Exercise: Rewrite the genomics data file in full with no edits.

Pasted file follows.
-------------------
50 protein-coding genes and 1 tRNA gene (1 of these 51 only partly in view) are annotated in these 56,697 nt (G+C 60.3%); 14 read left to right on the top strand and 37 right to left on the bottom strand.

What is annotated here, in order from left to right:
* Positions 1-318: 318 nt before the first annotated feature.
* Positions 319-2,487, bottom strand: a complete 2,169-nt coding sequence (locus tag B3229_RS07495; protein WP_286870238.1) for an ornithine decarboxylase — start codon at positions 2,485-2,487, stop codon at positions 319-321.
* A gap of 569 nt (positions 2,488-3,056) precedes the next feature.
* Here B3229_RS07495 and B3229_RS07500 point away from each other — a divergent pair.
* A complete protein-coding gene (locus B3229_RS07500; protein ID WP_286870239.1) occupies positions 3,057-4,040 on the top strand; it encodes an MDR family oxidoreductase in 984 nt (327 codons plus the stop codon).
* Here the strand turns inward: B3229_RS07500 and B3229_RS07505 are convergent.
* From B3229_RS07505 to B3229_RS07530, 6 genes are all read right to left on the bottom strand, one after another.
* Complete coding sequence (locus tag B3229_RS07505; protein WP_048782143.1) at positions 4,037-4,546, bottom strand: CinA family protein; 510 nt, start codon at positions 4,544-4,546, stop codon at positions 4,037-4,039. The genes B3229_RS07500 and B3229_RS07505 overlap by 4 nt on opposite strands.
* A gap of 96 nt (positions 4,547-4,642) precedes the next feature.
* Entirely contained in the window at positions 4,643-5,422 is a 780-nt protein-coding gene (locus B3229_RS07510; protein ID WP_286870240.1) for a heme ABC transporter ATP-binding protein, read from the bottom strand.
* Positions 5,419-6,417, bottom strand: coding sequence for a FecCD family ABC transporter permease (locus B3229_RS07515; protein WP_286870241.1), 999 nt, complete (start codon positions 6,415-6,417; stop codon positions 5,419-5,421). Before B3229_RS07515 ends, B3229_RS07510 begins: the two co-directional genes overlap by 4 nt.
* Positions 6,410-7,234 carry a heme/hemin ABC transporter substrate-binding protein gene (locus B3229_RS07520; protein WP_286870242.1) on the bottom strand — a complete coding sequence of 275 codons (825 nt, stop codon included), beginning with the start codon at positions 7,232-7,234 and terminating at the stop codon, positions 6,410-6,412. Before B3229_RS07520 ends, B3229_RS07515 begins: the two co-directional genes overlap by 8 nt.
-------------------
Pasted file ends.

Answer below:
50 protein-coding genes and 1 tRNA gene (1 of these 51 only partly in view) are annotated in these 56,697 nt (G+C 60.3%); 14 read left to right on the top strand and 37 right to left on the bottom strand.

What is annotated here, in order from left to right:
* Positions 1-318: 318 nt before the first annotated feature.
* Positions 319-2,487, bottom strand: a complete 2,169-nt coding sequence (locus tag B3229_RS07495; protein WP_286870238.1) for an ornithine decarboxylase — start codon at positions 2,485-2,487, stop codon at positions 319-321.
* A gap of 569 nt (positions 2,488-3,056) precedes the next feature.
* Here B3229_RS07495 and B3229_RS07500 point away from each other — a divergent pair.
* A complete protein-coding gene (locus B3229_RS07500; protein ID WP_286870239.1) occupies positions 3,057-4,040 on the top strand; it encodes an MDR family oxidoreductase in 984 nt (327 codons plus the stop codon).
* Here the strand turns inward: B3229_RS07500 and B3229_RS07505 are convergent.
* From B3229_RS07505 to B3229_RS07530, 6 genes are all read right to left on the bottom strand, one after another.
* Complete coding sequence (locus tag B3229_RS07505; protein WP_048782143.1) at positions 4,037-4,546, bottom strand: CinA family protein; 510 nt, start codon at positions 4,544-4,546, stop codon at positions 4,037-4,039. The genes B3229_RS07500 and B3229_RS07505 overlap by 4 nt on opposite strands.
* A gap of 96 nt (positions 4,547-4,642) precedes the next feature.
* Entirely contained in the window at positions 4,643-5,422 is a 780-nt protein-coding gene (locus B3229_RS07510; protein ID WP_286870240.1) for a heme ABC transporter ATP-binding protein, read from the bottom strand.
* Positions 5,419-6,417, bottom strand: coding sequence for a FecCD family ABC transporter permease (locus B3229_RS07515; protein WP_286870241.1), 999 nt, complete (start codon positions 6,415-6,417; stop codon positions 5,419-5,421). Before B3229_RS07515 ends, B3229_RS07510 begins: the two co-directional genes overlap by 4 nt.
* Positions 6,410-7,234 carry a heme/hemin ABC transporter substrate-binding protein gene (locus B3229_RS07520; protein WP_286870242.1) on the bottom strand — a complete coding sequence of 275 codons (825 nt, stop codon included), beginning with the start codon at positions 7,232-7,234 and terminating at the stop codon, positions 6,410-6,412. Before B3229_RS07520 ends, B3229_RS07515 begins: the two co-directional genes overlap by 8 nt.